at 6:35 pm
Richard LarssonRichard Larsson
I agree with Paul. We should decide if the green line in Peters picture is a minimum surface that could be bigger outside the line and be shaped free, or if the upper edge of the flat surface should be at least a 2″ curved radius.
As Jeff pointed out above we only talk about the flat surface. That makes some complicated effects. If Vaiko would provide a sticker 0.1mm thick shaped as the green line all his hulls would be clear. The surface behind the sticker would be a support for the sticker and the sticker would be defined as back seat. This is not cool, or maybe it is?
Peter, now i realize the problem with this. It is way harder to handle than I thought.
My adviser board helped me to clear up this problem. We discussed how a back seat should be defined. We think it could be ¼” thick from the surface that has to be flat. The back seat is allowed to be faired with a ¼” radius as the corners of the hull are. We measure the sides of the hull as if they were not faired. Let’s measure the back seat in the same way. The “green line” (the measurement of the rule) then will be measured in the widest spot of the upper part and sides of the back seat not further back/down than ¼” perpendicular to the flat surface. The measured edge of the back seat shall, all the way, have a convex curve of minimum 2” radius. Less radius along the upper edge of the back seat are not allowed. (Sorry Vaiko, I gladly interpret this somehow so the 10mm radius is ok. Please make another interpretation, maybe I will support it. Otherwise it is very easy to correct the back seat).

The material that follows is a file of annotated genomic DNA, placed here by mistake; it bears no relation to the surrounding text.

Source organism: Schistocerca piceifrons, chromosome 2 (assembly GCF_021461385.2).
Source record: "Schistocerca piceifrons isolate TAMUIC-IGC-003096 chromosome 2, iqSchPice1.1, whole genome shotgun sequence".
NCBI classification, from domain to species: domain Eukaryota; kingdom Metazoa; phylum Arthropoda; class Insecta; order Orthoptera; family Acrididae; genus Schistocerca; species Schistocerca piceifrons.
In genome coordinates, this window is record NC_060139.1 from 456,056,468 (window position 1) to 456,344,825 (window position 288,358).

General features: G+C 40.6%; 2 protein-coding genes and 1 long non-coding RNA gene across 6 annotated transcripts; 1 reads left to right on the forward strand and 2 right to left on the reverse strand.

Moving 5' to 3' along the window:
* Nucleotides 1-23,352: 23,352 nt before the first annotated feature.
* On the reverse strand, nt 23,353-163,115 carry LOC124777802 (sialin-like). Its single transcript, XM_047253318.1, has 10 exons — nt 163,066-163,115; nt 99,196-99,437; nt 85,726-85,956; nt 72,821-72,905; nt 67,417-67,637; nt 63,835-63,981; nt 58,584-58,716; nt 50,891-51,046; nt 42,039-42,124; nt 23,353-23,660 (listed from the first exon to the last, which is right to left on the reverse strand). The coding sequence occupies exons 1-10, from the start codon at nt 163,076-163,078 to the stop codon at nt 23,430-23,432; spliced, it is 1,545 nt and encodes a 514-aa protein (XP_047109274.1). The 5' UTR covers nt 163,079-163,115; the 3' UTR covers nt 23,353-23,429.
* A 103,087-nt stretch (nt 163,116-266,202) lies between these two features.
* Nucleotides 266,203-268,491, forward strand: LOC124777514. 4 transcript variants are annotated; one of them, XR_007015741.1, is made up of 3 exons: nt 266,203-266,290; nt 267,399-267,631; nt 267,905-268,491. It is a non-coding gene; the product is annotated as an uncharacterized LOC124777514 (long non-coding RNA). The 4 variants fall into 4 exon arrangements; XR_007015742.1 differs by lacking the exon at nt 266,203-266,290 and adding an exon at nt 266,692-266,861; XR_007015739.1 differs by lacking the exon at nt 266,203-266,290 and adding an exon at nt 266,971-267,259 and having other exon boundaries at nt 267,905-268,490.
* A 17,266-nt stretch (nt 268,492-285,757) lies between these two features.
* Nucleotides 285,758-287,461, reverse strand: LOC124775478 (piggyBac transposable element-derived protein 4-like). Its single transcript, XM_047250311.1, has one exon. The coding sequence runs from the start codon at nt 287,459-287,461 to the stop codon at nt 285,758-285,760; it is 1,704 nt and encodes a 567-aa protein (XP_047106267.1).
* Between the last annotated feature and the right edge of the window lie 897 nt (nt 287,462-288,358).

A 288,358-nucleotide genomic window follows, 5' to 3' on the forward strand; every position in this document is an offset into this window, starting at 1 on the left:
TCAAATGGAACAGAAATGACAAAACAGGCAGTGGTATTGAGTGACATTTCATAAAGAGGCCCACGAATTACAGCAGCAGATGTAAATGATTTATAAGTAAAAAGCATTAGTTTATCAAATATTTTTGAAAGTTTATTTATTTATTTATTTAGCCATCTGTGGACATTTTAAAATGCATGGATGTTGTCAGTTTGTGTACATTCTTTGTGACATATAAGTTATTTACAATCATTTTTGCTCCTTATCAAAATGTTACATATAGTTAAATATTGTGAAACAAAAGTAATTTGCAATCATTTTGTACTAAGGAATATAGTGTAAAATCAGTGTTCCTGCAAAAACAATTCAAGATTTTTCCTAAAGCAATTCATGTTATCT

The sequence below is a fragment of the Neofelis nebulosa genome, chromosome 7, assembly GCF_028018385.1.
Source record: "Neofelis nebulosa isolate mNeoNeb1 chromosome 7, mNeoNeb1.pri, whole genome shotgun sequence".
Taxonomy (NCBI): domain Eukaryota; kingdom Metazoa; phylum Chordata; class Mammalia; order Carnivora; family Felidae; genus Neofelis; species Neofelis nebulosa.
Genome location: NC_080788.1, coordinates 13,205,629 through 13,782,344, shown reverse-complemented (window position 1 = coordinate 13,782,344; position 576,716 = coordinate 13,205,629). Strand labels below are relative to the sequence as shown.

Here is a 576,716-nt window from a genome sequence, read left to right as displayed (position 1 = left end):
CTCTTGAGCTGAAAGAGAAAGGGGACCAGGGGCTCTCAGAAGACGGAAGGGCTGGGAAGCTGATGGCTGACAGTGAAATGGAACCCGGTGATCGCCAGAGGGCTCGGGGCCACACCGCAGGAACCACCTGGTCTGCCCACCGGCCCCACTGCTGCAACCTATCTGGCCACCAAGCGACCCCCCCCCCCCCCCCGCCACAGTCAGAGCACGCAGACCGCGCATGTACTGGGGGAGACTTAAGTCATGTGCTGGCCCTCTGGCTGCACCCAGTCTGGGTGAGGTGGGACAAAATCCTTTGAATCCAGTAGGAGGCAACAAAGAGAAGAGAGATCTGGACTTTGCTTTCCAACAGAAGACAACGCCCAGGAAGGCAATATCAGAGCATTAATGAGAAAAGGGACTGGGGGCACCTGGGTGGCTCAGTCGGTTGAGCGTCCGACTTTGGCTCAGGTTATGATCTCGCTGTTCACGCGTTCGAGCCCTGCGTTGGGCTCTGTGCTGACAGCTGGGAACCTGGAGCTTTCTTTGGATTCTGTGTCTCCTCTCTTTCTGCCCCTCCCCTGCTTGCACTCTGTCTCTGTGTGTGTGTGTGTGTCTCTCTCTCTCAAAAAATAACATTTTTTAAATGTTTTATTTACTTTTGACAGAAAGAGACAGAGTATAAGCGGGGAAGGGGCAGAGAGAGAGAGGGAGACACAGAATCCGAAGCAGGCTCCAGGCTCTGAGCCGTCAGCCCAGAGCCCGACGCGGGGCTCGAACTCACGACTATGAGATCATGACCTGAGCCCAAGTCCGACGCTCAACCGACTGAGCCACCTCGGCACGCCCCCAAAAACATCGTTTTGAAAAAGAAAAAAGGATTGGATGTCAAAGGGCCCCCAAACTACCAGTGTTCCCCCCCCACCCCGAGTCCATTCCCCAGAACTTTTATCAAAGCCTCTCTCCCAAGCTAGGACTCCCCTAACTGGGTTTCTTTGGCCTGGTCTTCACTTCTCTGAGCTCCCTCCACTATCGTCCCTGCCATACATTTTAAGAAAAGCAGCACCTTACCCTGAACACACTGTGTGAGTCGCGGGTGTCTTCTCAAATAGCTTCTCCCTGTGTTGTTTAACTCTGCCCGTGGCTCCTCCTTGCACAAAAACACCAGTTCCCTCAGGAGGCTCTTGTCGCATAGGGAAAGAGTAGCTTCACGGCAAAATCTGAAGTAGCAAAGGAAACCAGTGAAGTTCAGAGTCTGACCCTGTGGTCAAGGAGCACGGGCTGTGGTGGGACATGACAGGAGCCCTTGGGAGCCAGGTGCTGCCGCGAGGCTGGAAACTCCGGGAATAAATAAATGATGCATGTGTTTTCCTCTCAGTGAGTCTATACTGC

We also want to interpret the support of the back seat. This is our suggestion. The support of the back seat is defined as the material above the deck and behind the back seat of ¼” thickness. The support cannot be higher from the deck, or wider, than the back seat. The support cannot stretch further back than 1/3 of the length of the deck.